In an extensive piece detailing the efforts to provide increased medical care in Liberia, the Wall Street Journal notes that soldiers coming to Liberia to help build makeshift medical facilities and train doctors and nurses are finding that they cannot build infrastructure at a pace fast enough to keep up with the spread of the virus.
According to the newspaper, the goal of the troops on the ground is to get 70% of Liberian and Sierra Leonean Ebola patients in a clinic or hospital bed and out of the general population. Currently, 18% of patients are believed to be receiving professional medical attention. What is more, official statistics indicate that the number of deaths attributable to Ebola have doubled in only one month, meaning the number of cases is also growing exponentially.
Efforts currently include the construction of health centers and organization of medical materials. The latter is far more complicated than it appears, as the Wall Street Journal notes that medical records are kept in large, often disorganized binders in rarely-inhabited rooms:
The files on most of Liberia’s Ebola cases are stored in three-ring binders on a shelf in an abandoned World War II-era chimpanzee testing lab, filled with bats. That is where the U.S. Army Medical Research Institute of Infectious Diseases conducts blood tests for Ebola. A small three-ring binder holds all the case files from April 15 to Aug. 12. A binder twice that size holds the files from just five days in late September.
Such woefully unorganized infrastructure would require weeks, if not months and years, to organize into an efficient system, something experts say is barely if at all possible. Given the accelerated rate of contamination in the past month, many are expecting the American efforts to be too little, too late. Speaking to USA Today, Anthony Fauci, director of the National Institute of Allergy and Infectious Diseases, considered among the top experts on the subject internationally, warned that even the current response is “inadequate.” “If we have a lot of motion but no action, a lot of signing of resolutions with no resources, it’s not going to happen,” he warns. “We’re not going to control it.”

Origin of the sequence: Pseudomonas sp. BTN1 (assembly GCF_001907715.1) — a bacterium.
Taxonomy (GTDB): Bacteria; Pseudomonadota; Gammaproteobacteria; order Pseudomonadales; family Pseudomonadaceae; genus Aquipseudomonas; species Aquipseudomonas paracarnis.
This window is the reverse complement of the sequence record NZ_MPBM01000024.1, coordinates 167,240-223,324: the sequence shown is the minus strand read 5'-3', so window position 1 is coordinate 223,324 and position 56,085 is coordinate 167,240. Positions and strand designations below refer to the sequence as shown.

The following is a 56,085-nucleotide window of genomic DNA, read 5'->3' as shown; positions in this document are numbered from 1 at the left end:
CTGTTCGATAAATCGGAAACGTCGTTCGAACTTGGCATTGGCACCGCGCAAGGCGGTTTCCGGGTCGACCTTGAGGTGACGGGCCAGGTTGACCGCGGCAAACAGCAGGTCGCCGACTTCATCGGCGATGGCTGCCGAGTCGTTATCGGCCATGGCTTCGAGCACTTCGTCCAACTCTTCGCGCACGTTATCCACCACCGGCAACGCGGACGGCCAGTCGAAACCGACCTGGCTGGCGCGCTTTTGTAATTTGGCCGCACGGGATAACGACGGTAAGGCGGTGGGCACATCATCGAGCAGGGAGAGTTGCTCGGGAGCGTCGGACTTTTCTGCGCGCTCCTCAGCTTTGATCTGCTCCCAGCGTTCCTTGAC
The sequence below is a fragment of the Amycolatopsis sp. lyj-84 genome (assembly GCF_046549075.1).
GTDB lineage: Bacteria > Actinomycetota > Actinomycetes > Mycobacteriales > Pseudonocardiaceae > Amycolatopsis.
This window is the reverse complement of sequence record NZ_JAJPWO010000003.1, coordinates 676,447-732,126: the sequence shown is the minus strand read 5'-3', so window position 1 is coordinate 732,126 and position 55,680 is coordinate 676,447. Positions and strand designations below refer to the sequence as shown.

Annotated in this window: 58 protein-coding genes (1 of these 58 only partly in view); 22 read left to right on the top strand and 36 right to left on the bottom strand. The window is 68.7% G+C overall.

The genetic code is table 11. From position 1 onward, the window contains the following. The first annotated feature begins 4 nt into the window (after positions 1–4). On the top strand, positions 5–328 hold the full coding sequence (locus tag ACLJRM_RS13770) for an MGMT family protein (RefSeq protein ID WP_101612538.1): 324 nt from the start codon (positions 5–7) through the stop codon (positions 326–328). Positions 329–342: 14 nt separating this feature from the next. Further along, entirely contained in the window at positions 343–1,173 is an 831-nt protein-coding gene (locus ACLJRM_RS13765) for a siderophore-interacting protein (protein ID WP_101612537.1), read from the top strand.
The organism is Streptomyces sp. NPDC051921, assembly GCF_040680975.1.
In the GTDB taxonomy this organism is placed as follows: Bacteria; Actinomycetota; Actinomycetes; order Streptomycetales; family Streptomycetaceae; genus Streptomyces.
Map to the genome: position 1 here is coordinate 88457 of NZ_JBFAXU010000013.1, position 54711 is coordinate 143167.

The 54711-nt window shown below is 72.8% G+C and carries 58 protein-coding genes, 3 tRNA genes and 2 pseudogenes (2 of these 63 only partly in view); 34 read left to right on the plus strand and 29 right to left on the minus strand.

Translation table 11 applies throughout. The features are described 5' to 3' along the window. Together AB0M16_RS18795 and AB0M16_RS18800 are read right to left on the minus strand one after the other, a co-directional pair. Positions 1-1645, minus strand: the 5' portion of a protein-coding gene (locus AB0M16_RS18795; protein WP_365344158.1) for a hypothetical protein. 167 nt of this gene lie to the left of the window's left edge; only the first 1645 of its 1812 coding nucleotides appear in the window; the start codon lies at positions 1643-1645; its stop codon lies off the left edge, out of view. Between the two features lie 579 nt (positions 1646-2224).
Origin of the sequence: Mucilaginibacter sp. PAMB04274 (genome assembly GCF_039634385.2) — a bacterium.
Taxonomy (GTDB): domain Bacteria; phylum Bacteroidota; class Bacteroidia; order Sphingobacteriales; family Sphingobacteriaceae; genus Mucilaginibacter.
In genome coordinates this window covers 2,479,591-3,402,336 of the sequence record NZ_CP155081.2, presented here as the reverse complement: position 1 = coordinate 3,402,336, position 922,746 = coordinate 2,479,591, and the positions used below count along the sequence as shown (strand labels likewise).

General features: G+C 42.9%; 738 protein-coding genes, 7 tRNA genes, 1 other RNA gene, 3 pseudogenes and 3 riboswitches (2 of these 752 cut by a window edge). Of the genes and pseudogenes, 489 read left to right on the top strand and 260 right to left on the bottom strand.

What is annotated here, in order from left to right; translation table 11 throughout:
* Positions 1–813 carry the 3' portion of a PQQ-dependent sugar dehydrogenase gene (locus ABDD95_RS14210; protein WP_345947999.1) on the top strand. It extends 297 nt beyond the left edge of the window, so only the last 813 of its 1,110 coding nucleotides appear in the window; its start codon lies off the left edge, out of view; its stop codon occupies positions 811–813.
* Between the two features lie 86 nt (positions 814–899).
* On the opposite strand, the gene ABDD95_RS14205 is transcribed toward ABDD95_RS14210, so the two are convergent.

While opposition to Western medicine has also been an obstacle in combatting the disease, the Journal notes that many are welcoming the American military as potentially the only hope to eradicate the disease. “We want the U.S. Army to take over this entire situation,” said one man watching the construction of a medical facility in a swampy field. Another local resident expressed a similar sentiment to Voice of America: “Seeing them, sometime we’re pleased for us to see the U.S. Army in this country for them to help to fight the Ebola virus.”
Still, the Liberian government is working to combat rumors that the U.S. military has arrived in the country for nefarious reasons unrelated to Ebola. One common misconception, reports Liberia’s FrontPageAfrica, is that the Americans have come to overthrow President Ellen Johnson Sirleaf. The situation has become such that the U.S. Ambassador to Liberia, Deborah Malac, issued a public statement assuring Liberians that the U.S. military had not arrived to stage a coup against their president:
They’re not here as a show of force; they’re not here to push against or change the government. I want to be very, very clear; everybody laughs and thinks that we’re not serious, but I know that conversation is going on out there and I want to be clear. They’re here to help us fight Ebola […]
I don’t want to see anywhere in any newspaper or hear on any radio station that the US military has come in because the US government has a secret plot to overthrow the government here in Liberia; that is absolutely not true.